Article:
Anti-miscegenation stickers plastered all over a mixed school are simply another manifestation of the state’s incessant attempt to police the borders of the dominant ethnic group so as to guarantee its purity.
By Neve Gordon and Catherine Rottenberg
This article was first published in The Nation on June 6, 2014.
They came at night. When the principal arrived in the morning to open the school, there were scores of stickers covering the outside walls, the main entrance and the surrounding fence. The stickers, like the school’s motto, were bilingual, in Hebrew and in Arabic. In Hebrew they read, “Don’t you even dare to think about a Jewess,” while in Arabic the warning was slightly different: “Don’t you dare touch a Jewess.” Under the threats there was also a phone number for people who wish to “report incidents of assimilation and provide donations.”
The school where the warning was posted is called Hagar, or Hajjar in Arabic, and is one of only five non-segregated Jewish-Arab schools in Israel. Out of a total population of 2 million K-12 schoolchildren, approximately 1,300 study in such non-segregated schools.
Moreover, Hagar is the only non-segregated daycare and school in the Negev, in the south of Israel, which is home to more than 600,000 people, a third of whom are Palestinian citizens of Israel. Hagar’s uniqueness stems from the fact that it has created a space in which Jewish and Palestinian children not only encounter one another on a daily basis (each ethnic group makes up 50 percent of the student body) but learn together in a bilingual atmosphere of mutual respect. To ensure that Hebrew and Arabic are awarded equal status, two teachers, one Jewish and the other Palestinian, are present in every classroom. The Jewish teacher speaks in Hebrew and the Palestinian teacher speaks in Arabic.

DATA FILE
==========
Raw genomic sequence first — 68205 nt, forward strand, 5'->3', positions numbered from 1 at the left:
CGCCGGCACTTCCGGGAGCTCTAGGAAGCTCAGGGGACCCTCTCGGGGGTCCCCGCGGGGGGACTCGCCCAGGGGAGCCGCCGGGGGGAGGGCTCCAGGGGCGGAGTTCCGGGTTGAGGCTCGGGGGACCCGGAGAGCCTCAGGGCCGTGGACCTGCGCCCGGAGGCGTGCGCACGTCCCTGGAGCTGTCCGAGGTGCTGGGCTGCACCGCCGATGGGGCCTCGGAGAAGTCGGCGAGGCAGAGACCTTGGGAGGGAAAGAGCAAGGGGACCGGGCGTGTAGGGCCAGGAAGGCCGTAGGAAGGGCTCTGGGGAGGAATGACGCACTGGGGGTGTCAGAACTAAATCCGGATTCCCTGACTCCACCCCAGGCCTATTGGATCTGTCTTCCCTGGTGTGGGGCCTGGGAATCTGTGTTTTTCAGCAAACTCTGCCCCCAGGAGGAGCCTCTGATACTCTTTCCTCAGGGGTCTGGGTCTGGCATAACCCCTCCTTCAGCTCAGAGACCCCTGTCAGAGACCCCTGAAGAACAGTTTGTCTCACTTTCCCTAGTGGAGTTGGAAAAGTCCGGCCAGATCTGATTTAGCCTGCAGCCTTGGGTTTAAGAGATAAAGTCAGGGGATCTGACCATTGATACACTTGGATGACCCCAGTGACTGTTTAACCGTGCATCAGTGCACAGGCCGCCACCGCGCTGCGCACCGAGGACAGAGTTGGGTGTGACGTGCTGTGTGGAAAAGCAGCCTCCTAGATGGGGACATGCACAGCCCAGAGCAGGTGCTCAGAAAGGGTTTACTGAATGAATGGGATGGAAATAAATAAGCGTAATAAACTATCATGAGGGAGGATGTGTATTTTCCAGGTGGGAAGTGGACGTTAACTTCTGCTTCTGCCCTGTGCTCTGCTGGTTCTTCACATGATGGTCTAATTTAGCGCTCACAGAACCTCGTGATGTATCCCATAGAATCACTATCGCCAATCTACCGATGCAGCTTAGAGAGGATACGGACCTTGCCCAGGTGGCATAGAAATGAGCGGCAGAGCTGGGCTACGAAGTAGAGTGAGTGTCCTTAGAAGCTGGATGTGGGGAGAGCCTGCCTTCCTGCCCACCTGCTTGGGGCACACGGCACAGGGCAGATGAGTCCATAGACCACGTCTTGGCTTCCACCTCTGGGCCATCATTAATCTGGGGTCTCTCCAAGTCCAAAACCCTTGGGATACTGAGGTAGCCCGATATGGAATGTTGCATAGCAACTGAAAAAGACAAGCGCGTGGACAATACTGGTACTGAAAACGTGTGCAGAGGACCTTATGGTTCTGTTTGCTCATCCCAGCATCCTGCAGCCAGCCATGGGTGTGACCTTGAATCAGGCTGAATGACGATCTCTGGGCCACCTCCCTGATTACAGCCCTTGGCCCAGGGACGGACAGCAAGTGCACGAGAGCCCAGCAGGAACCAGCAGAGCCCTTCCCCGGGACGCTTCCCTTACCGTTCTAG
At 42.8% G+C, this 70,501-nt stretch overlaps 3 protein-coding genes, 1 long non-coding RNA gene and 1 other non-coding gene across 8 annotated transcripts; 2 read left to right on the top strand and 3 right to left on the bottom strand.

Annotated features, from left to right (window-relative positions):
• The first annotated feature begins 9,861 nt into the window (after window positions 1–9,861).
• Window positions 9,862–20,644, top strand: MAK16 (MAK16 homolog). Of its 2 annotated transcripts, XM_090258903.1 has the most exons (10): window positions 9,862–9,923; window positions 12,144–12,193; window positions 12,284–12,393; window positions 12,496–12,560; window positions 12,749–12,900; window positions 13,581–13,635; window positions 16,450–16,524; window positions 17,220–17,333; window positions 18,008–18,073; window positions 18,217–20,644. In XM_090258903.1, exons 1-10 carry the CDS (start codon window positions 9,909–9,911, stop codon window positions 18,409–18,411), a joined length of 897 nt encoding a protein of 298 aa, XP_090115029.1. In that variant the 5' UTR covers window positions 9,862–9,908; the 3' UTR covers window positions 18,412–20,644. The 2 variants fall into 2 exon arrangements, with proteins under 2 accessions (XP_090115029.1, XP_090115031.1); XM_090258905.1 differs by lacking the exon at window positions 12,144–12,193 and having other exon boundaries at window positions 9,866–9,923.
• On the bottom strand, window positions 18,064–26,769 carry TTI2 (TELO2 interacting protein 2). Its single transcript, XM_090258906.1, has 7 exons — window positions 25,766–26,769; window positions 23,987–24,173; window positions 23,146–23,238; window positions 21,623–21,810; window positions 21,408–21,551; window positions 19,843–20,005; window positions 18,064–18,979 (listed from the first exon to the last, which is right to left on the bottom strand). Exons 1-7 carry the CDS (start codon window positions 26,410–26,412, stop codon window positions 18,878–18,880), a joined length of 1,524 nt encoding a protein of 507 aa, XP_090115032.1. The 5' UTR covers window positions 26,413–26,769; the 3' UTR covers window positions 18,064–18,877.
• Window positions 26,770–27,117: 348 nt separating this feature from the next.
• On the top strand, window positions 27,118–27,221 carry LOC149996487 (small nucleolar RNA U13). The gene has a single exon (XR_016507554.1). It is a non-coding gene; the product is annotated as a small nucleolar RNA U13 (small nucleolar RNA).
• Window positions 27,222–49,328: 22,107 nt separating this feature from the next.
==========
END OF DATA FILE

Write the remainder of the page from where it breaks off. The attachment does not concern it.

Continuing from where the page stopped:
But language is only one aspect of our pedagogical endeavor. Within this bilingual space Hagar encourages direct contact with the heritage, customs and historical narrative of both ethnic groups. The teachers promote tolerance, even as they nurture the personal identity of each child and each tradition. By the age of two, children in the daycare are already celebrating the holidays of the three monotheistic religions as well as marking the national memorial days of both cultures.
On Israeli Independence Day, for example, Hagar emphasizes the notion of independence and its relation to responsibility. We still remember how our older son, who was three years old at the time, returned home after Independence Day proudly notifying us that he could put on clothes by himself. He was, he said, independent.
On Nakba Day and Holocaust Day, the kindergarten emphasizes the idea of loss and suffering and accentuates the importance of empathy, and that every one of us has experienced some kind of injury and grief. And from the religious holidays we try to glean their universal message, such as the liberation from slavery commemorated during Passover. The idea is that by the time the children are old enough to learn that there are two conflicting national narratives, both of which are taught in the upper grades, they already have the necessary emotional and intellectual tools to deal with conflict through dialogue.